Scott G Winterton, Deseret News
Mona Eisenberg of Lexington, Ky., knows if she goes grocery shopping, she'll be done for the day. In her struggle against systemic lupus erythematosus, which has no cure, she has to pick her battles.
For years, Eisenberg fought those battles without government assistance. But as she reached her 50s, her symptoms worsened and full-time work turned part-time. Some days, just picking up a tissue left her exhausted.
Eviction notices piled up, and without family to lean on she eventually found herself homeless, sleeping some nights in her car.
"It was an eye-opening experience," Eisenberg said, "how vulnerable we all are at the drop of a hat, especially if you don't have a support system."
Now 54, she receives medical, food and housing assistance from Medicaid, SNAP (Supplemental Nutritional Assistance Program, formerly the Food Stamp program) and HUD (Housing and Urban Development agency). She also receives $700 a month in disability income from SSI (Supplemental Security Income program).
With Congress and the White House in 11th-hour negotiations to avoid the so-called fiscal cliff, many worry that deep cuts to federal programs that aid the poor and vulnerable could leave people like Eisenberg out in the cold. Although it failed to pass the U.S. House of Representatives last week, the bill known as "Plan B" proposed $36 billion in cuts to SNAP and reductions to tax credits for the working poor.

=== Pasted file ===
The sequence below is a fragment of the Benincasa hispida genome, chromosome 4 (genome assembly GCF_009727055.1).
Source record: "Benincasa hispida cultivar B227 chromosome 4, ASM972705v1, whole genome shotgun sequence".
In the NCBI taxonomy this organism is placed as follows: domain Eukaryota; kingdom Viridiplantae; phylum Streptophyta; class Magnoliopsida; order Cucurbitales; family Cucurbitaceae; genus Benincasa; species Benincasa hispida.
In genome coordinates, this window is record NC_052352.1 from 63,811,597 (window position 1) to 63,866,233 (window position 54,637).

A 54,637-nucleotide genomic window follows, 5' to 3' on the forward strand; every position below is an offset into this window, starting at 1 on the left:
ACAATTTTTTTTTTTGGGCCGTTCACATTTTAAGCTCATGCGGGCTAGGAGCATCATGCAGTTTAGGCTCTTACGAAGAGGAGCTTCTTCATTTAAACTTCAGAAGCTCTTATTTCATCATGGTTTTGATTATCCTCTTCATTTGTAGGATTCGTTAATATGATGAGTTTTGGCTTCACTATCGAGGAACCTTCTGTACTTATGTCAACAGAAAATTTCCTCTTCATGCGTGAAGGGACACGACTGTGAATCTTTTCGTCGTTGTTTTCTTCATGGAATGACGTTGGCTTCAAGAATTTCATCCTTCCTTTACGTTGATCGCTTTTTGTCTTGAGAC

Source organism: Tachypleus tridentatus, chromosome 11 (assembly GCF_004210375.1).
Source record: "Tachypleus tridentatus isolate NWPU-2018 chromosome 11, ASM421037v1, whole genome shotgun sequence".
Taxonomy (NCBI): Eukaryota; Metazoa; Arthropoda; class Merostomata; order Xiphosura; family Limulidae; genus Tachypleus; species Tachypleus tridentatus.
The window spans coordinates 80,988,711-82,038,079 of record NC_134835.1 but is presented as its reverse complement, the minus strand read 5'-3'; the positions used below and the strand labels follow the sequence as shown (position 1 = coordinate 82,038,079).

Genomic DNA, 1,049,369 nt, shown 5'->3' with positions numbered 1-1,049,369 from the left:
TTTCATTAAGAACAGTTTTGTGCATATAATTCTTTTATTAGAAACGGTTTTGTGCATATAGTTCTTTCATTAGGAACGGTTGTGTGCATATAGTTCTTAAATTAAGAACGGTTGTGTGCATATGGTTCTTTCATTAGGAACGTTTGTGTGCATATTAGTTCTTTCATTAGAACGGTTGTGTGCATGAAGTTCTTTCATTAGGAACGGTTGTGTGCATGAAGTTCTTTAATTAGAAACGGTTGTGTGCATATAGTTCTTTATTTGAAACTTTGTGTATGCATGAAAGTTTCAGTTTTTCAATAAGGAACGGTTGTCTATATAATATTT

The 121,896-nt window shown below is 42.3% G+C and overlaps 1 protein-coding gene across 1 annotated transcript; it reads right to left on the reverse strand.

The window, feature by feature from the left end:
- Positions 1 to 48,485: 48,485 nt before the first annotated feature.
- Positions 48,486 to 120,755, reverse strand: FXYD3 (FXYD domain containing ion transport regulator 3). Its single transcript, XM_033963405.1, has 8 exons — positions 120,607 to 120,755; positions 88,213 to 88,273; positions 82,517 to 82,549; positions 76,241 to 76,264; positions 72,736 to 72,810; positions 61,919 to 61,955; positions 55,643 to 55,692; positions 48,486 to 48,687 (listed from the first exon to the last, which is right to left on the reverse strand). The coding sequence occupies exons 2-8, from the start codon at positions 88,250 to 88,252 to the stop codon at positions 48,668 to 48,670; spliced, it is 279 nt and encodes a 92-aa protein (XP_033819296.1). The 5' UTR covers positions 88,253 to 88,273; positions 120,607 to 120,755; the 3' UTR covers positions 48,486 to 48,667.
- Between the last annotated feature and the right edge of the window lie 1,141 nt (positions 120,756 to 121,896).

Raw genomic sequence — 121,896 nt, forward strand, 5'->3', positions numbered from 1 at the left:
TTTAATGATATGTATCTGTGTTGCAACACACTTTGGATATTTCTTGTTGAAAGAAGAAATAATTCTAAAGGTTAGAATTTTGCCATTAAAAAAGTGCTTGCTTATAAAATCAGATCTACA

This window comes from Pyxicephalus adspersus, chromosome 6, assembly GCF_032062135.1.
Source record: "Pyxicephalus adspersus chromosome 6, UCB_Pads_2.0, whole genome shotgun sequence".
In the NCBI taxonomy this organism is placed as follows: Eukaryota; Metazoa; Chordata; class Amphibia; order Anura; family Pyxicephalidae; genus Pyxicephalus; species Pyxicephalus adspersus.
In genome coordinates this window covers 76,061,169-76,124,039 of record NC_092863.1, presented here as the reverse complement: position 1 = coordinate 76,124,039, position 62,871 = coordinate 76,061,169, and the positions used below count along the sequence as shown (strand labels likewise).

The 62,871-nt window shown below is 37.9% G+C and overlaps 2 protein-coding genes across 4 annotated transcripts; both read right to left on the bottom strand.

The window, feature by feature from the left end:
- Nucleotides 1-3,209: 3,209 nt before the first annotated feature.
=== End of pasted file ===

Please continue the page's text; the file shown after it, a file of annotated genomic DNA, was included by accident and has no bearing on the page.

Others argue, however, that with four straight years of trillion-dollar deficits and a national debt of more than $16 trillion, failure to rein in spending would impoverish and unfairly burden future generations — and they say everything should be on the table.
With both sides claiming moral high ground, bridging the political distance between them has proved nearly impossible for lawmakers. Meanwhile, a broad coalition of Christian leaders has been quietly working behind the scenes advocating ways to cut the deficit that won't hurt low-income Americans. Due largely to their efforts, some programs that serve the poor were exempted from the sequestration cuts associated with the fiscal cliff — but their work isn't done yet.
"Reducing massive deficits is indeed a moral issue," said a recent statement from the group, which calls itself the Circle of Protection, "and how we do it is also a crucial moral question."
Faith in the politicals
The Rev. David Beckmann, president of the nonpartisan Christian organization Bread for the World, conceived the idea of forming a "circle of protection" around the poor during the 2011 debt ceiling debate. He and several other Christian leaders began by uniting in fasting and prayer to know how to help the poor, he said.
"It's a question God asks of us," Beckmann said. "We were asking God to guide us and the nation as we dealt with an exceptional moral challenge. At that point neither party was talking about the poor."
The 65 primary signatories to the Circle of Protection represent a wide array of denominations and groups: Catholics, Protestants, conservatives, liberals, whites, blacks and Latinos — including the National Association of Evangelicals, the Conference of Catholic Bishops and the Christian social justice organization Sojourners.
Over the past 18 months, the coalition has mobilized churches, communities and campuses to raise awareness about hunger and to write politicians, urging them to protect specific programs.
"When faith-motivated voters in a given district weigh in, that causes politicians to think twice, and we've seen that happen," Beckmann said.
Programs the group seeks to safeguard include SNAP; Head Start; Medicaid; CHIP (Children's Health Insurance Program); tax credits, education and training for low-income families; homeless shelters; refugee assistance; and protections against child maltreatment.
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